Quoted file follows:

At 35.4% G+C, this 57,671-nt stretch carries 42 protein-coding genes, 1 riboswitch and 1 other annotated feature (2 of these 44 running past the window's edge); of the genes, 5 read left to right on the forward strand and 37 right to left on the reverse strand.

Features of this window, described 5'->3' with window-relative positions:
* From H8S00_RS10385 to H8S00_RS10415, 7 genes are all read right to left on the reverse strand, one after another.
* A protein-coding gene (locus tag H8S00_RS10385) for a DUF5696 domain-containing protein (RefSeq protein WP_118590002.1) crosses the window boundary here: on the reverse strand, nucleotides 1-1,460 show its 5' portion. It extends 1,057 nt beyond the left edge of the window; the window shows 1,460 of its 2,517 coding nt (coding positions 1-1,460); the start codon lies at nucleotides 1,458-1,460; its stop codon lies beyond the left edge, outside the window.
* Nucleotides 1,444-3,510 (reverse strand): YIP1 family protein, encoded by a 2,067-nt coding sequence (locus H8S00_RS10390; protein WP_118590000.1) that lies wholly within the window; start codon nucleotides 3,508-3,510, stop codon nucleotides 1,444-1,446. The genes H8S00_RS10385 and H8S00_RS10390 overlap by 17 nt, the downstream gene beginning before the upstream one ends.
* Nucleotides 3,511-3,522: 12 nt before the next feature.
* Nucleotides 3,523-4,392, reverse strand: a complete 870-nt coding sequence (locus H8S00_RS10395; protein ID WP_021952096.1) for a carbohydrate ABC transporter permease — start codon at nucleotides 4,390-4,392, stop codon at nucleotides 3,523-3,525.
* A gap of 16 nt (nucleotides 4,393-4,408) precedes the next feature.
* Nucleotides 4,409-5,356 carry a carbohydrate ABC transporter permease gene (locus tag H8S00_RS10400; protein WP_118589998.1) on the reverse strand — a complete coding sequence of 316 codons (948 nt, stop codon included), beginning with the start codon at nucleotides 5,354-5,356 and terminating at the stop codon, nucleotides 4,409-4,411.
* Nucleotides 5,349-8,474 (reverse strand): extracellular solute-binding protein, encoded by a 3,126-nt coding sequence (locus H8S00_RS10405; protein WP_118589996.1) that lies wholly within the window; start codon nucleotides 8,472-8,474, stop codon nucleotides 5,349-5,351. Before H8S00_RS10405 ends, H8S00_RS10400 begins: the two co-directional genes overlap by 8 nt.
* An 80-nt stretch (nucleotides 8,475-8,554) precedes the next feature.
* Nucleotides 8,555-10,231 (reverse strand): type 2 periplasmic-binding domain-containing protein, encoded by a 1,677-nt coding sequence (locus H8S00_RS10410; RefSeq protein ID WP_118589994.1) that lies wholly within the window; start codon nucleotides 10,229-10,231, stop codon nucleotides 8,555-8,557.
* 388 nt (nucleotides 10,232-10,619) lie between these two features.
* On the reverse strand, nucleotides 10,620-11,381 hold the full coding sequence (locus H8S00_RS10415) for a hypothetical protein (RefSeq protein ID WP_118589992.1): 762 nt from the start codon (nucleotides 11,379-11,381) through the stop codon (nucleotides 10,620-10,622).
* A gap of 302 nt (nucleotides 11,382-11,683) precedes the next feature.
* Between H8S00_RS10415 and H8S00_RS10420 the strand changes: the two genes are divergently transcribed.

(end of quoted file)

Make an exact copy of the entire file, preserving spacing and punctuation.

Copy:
At 35.4% G+C, this 57,671-nt stretch carries 42 protein-coding genes, 1 riboswitch and 1 other annotated feature (2 of these 44 running past the window's edge); of the genes, 5 read left to right on the forward strand and 37 right to left on the reverse strand.

Features of this window, described 5'->3' with window-relative positions:
* From H8S00_RS10385 to H8S00_RS10415, 7 genes are all read right to left on the reverse strand, one after another.
* A protein-coding gene (locus tag H8S00_RS10385) for a DUF5696 domain-containing protein (RefSeq protein WP_118590002.1) crosses the window boundary here: on the reverse strand, nucleotides 1-1,460 show its 5' portion. It extends 1,057 nt beyond the left edge of the window; the window shows 1,460 of its 2,517 coding nt (coding positions 1-1,460); the start codon lies at nucleotides 1,458-1,460; its stop codon lies beyond the left edge, outside the window.
* Nucleotides 1,444-3,510 (reverse strand): YIP1 family protein, encoded by a 2,067-nt coding sequence (locus H8S00_RS10390; protein WP_118590000.1) that lies wholly within the window; start codon nucleotides 3,508-3,510, stop codon nucleotides 1,444-1,446. The genes H8S00_RS10385 and H8S00_RS10390 overlap by 17 nt, the downstream gene beginning before the upstream one ends.
* Nucleotides 3,511-3,522: 12 nt before the next feature.
* Nucleotides 3,523-4,392, reverse strand: a complete 870-nt coding sequence (locus H8S00_RS10395; protein ID WP_021952096.1) for a carbohydrate ABC transporter permease — start codon at nucleotides 4,390-4,392, stop codon at nucleotides 3,523-3,525.
* A gap of 16 nt (nucleotides 4,393-4,408) precedes the next feature.
* Nucleotides 4,409-5,356 carry a carbohydrate ABC transporter permease gene (locus tag H8S00_RS10400; protein WP_118589998.1) on the reverse strand — a complete coding sequence of 316 codons (948 nt, stop codon included), beginning with the start codon at nucleotides 5,354-5,356 and terminating at the stop codon, nucleotides 4,409-4,411.
* Nucleotides 5,349-8,474 (reverse strand): extracellular solute-binding protein, encoded by a 3,126-nt coding sequence (locus H8S00_RS10405; protein WP_118589996.1) that lies wholly within the window; start codon nucleotides 8,472-8,474, stop codon nucleotides 5,349-5,351. Before H8S00_RS10405 ends, H8S00_RS10400 begins: the two co-directional genes overlap by 8 nt.
* An 80-nt stretch (nucleotides 8,475-8,554) precedes the next feature.
* Nucleotides 8,555-10,231 (reverse strand): type 2 periplasmic-binding domain-containing protein, encoded by a 1,677-nt coding sequence (locus H8S00_RS10410; RefSeq protein ID WP_118589994.1) that lies wholly within the window; start codon nucleotides 10,229-10,231, stop codon nucleotides 8,555-8,557.
* 388 nt (nucleotides 10,232-10,619) lie between these two features.
* On the reverse strand, nucleotides 10,620-11,381 hold the full coding sequence (locus H8S00_RS10415) for a hypothetical protein (RefSeq protein ID WP_118589992.1): 762 nt from the start codon (nucleotides 11,379-11,381) through the stop codon (nucleotides 10,620-10,622).
* A gap of 302 nt (nucleotides 11,382-11,683) precedes the next feature.
* Between H8S00_RS10415 and H8S00_RS10420 the strand changes: the two genes are divergently transcribed.